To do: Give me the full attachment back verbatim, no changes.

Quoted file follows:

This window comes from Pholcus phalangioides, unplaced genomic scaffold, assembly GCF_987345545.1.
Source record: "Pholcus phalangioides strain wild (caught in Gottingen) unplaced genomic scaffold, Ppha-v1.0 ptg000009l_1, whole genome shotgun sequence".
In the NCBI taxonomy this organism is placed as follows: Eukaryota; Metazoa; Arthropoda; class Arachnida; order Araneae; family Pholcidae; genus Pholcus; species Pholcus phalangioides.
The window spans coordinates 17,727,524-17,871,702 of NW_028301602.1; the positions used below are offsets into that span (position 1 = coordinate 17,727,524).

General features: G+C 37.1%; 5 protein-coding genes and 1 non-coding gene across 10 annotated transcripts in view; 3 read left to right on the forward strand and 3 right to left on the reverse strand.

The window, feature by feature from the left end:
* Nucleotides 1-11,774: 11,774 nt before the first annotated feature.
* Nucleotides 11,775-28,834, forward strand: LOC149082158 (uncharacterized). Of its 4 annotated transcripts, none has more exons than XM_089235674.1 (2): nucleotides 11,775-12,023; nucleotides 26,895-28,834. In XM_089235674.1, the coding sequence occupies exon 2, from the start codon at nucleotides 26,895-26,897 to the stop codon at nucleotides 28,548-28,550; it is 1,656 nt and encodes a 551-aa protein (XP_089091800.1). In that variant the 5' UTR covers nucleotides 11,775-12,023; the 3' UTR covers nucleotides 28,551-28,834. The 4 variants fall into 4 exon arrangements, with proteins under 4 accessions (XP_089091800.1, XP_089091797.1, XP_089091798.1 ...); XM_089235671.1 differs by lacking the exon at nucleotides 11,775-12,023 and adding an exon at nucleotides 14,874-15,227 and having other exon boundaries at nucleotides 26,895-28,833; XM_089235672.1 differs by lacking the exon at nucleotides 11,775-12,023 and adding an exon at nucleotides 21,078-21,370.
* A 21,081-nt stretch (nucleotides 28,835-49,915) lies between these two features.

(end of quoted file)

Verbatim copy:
This window comes from Pholcus phalangioides, unplaced genomic scaffold, assembly GCF_987345545.1.
Source record: "Pholcus phalangioides strain wild (caught in Gottingen) unplaced genomic scaffold, Ppha-v1.0 ptg000009l_1, whole genome shotgun sequence".
In the NCBI taxonomy this organism is placed as follows: Eukaryota; Metazoa; Arthropoda; class Arachnida; order Araneae; family Pholcidae; genus Pholcus; species Pholcus phalangioides.
The window spans coordinates 17,727,524-17,871,702 of NW_028301602.1; the positions used below are offsets into that span (position 1 = coordinate 17,727,524).

General features: G+C 37.1%; 5 protein-coding genes and 1 non-coding gene across 10 annotated transcripts in view; 3 read left to right on the forward strand and 3 right to left on the reverse strand.

The window, feature by feature from the left end:
* Nucleotides 1-11,774: 11,774 nt before the first annotated feature.
* Nucleotides 11,775-28,834, forward strand: LOC149082158 (uncharacterized). Of its 4 annotated transcripts, none has more exons than XM_089235674.1 (2): nucleotides 11,775-12,023; nucleotides 26,895-28,834. In XM_089235674.1, the coding sequence occupies exon 2, from the start codon at nucleotides 26,895-26,897 to the stop codon at nucleotides 28,548-28,550; it is 1,656 nt and encodes a 551-aa protein (XP_089091800.1). In that variant the 5' UTR covers nucleotides 11,775-12,023; the 3' UTR covers nucleotides 28,551-28,834. The 4 variants fall into 4 exon arrangements, with proteins under 4 accessions (XP_089091800.1, XP_089091797.1, XP_089091798.1 ...); XM_089235671.1 differs by lacking the exon at nucleotides 11,775-12,023 and adding an exon at nucleotides 14,874-15,227 and having other exon boundaries at nucleotides 26,895-28,833; XM_089235672.1 differs by lacking the exon at nucleotides 11,775-12,023 and adding an exon at nucleotides 21,078-21,370.
* A 21,081-nt stretch (nucleotides 28,835-49,915) lies between these two features.